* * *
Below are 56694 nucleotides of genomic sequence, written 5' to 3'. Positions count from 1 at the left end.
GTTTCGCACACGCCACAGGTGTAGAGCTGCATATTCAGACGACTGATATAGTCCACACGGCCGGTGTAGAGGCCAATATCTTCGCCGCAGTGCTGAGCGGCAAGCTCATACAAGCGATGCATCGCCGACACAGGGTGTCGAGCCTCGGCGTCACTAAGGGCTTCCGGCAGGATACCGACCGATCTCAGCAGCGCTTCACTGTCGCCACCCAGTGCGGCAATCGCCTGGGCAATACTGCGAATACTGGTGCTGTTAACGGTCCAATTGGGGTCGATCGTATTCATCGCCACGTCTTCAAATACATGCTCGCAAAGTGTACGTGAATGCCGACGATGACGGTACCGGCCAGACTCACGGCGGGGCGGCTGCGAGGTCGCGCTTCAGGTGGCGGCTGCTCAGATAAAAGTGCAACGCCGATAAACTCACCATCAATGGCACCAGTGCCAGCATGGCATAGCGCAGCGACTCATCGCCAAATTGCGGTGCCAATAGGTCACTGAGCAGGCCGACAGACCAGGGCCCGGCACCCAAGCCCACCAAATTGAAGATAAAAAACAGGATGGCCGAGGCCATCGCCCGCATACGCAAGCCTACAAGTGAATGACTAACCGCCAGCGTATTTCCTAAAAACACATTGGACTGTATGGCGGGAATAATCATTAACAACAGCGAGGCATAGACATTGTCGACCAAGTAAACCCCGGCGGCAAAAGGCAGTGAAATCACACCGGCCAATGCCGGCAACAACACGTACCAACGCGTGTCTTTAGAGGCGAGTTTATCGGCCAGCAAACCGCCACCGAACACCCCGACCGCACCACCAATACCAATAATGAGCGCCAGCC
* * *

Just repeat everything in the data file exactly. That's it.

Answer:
Below are 56694 nucleotides of genomic sequence, written 5' to 3'. Positions count from 1 at the left end.
GTTTCGCACACGCCACAGGTGTAGAGCTGCATATTCAGACGACTGATATAGTCCACACGGCCGGTGTAGAGGCCAATATCTTCGCCGCAGTGCTGAGCGGCAAGCTCATACAAGCGATGCATCGCCGACACAGGGTGTCGAGCCTCGGCGTCACTAAGGGCTTCCGGCAGGATACCGACCGATCTCAGCAGCGCTTCACTGTCGCCACCCAGTGCGGCAATCGCCTGGGCAATACTGCGAATACTGGTGCTGTTAACGGTCCAATTGGGGTCGATCGTATTCATCGCCACGTCTTCAAATACATGCTCGCAAAGTGTACGTGAATGCCGACGATGACGGTACCGGCCAGACTCACGGCGGGGCGGCTGCGAGGTCGCGCTTCAGGTGGCGGCTGCTCAGATAAAAGTGCAACGCCGATAAACTCACCATCAATGGCACCAGTGCCAGCATGGCATAGCGCAGCGACTCATCGCCAAATTGCGGTGCCAATAGGTCACTGAGCAGGCCGACAGACCAGGGCCCGGCACCCAAGCCCACCAAATTGAAGATAAAAAACAGGATGGCCGAGGCCATCGCCCGCATACGCAAGCCTACAAGTGAATGACTAACCGCCAGCGTATTTCCTAAAAACACATTGGACTGTATGGCGGGAATAATCATTAACAACAGCGAGGCATAGACATTGTCGACCAAGTAAACCCCGGCGGCAAAAGGCAGTGAAATCACACCGGCCAATGCCGGCAACAACACGTACCAACGCGTGTCTTTAGAGGCGAGTTTATCGGCCAGCAAACCGCCACCGAACACCCCGACCGCACCACCAATACCAATAATGAGCGCCAGCC